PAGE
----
Karl Marx’s ideas have seen a resurgence in popularity in recent years. Most mainstream commentators, however, concentrate on Marx’s economic theories and tend to ignore the other fundamental aspect of his politics – his belief in the ability of the working class to liberate itself.
Capitalism was still in its infancy when Marx was writing in the mid-19th century onwards. Marx was impressed by the way capitalism transformed the way things were produced and the wealth it could create. But he was appalled at the immense human misery the system created.
Marx saw that capitalism was characterised by two key divisions. The first is between different groups of capitalists locked into competition with each other as they attempt to make greater profits than their rivals.
The second division is between the ruling class – the bourgeoisie of capitalists – and the working class, which Marx referred to as the proletariat.
The tiny minority who own all the workplaces exploit the vast majority who have no other option but to sell their ability to work.
This exploitation, Marx argued, is the source of the capitalist’s profits.
On the surface the working class today looks very different from that of Marx’s time. Then, factory workers and domestic servants made up much of the working class. But capitalism has constantly transformed the old ways of working.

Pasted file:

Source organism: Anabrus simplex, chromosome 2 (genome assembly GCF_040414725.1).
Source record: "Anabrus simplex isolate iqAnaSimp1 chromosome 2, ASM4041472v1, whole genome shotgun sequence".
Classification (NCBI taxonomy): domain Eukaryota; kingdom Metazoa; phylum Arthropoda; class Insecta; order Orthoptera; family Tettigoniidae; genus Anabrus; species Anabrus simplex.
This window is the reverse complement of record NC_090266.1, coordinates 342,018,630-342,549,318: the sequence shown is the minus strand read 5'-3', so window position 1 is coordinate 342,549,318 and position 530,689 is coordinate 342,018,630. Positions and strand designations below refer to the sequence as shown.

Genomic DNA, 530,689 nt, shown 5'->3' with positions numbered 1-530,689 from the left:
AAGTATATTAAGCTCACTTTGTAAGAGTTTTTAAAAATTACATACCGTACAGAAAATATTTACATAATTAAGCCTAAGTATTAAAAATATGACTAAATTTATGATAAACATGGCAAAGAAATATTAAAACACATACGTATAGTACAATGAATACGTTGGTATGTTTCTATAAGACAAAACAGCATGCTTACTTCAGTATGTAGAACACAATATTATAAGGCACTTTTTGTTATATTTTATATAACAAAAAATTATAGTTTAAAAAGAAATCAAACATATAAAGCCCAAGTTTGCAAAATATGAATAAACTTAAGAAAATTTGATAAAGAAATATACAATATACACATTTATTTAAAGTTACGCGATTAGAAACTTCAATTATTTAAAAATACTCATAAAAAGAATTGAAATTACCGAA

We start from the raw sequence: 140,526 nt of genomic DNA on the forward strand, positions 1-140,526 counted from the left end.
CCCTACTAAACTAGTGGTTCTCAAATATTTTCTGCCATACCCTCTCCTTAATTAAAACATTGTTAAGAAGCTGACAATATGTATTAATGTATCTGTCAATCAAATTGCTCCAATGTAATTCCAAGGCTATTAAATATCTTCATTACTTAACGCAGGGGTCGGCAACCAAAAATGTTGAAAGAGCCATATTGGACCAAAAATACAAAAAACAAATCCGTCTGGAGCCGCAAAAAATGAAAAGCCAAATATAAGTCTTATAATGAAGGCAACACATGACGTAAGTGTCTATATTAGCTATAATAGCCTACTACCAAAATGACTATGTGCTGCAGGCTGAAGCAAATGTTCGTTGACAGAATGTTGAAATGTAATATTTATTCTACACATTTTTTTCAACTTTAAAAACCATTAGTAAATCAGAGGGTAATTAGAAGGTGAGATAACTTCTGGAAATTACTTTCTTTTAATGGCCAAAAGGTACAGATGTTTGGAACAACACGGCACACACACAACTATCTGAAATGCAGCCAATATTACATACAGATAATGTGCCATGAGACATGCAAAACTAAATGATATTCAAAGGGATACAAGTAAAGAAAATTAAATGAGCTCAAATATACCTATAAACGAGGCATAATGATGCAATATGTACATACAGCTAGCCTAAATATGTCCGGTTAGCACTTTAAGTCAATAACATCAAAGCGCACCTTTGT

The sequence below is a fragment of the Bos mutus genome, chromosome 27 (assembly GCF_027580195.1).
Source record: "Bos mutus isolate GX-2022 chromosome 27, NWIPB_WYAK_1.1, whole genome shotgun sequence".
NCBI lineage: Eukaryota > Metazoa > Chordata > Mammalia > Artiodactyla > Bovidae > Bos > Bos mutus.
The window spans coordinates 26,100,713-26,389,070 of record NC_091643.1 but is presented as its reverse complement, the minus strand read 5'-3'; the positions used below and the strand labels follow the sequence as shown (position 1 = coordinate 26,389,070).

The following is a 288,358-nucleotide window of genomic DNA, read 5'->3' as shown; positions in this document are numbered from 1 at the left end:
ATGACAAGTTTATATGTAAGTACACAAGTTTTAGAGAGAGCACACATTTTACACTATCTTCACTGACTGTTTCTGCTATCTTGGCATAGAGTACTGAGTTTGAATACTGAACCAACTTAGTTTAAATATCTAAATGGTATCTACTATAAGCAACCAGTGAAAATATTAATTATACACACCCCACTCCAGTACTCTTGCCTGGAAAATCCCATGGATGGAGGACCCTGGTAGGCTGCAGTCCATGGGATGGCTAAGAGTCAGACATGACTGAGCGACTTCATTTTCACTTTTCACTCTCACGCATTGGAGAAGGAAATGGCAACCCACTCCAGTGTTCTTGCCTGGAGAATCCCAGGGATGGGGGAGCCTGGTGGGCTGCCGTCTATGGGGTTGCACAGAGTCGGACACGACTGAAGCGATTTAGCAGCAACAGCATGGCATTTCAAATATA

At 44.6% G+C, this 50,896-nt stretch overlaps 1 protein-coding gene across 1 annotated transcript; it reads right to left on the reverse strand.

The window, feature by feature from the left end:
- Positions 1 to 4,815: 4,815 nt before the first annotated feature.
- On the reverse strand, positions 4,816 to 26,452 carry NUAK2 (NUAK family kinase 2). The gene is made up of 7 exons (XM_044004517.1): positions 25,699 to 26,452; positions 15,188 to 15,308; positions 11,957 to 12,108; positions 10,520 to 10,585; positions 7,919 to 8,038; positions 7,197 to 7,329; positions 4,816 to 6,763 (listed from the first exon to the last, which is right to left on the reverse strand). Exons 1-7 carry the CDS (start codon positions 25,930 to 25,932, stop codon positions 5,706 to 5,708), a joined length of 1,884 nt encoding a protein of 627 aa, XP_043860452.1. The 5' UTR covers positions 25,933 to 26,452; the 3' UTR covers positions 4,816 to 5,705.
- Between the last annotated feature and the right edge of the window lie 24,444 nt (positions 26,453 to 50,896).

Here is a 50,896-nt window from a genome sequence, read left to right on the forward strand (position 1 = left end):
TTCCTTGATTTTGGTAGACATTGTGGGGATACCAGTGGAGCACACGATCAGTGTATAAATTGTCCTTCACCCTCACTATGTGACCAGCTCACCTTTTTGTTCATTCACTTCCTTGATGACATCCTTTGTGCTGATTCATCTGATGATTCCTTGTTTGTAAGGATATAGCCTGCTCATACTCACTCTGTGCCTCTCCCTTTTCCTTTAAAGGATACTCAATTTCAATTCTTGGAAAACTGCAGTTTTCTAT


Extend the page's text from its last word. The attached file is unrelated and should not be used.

The working class now includes people who work in offices and call centres, as well as those in hospitals, refuse depots, the post and public transport.
Most academics and commentators tell us that notions of class are outdated, or that rising standards of living mean that we are all middle class now.
These assumptions rest on the idea that class is self-defined and marked by patterns of consumption.
But Marx did not share this view. For him class was a social relationship that could be reduced to a simple question – do you own the means of producing wealth in society or do you have to go and work for someone else?
Or, even more simply, are you an exploiter or one of the exploited?
Marx was not alone in being horrified by the horrendous conditions that workers had to endure. Other socialists were similarly outraged.
But their solutions were either to appeal to the capitalists to bring about change, or to look to some form of charitable work among the poor.
In contrast Marx emphasised workers “self emancipation”. He argued that despite being the most exploited class, workers occupy a unique position in society because they create the profits that are crucial to capitalism. The system cannot function without them.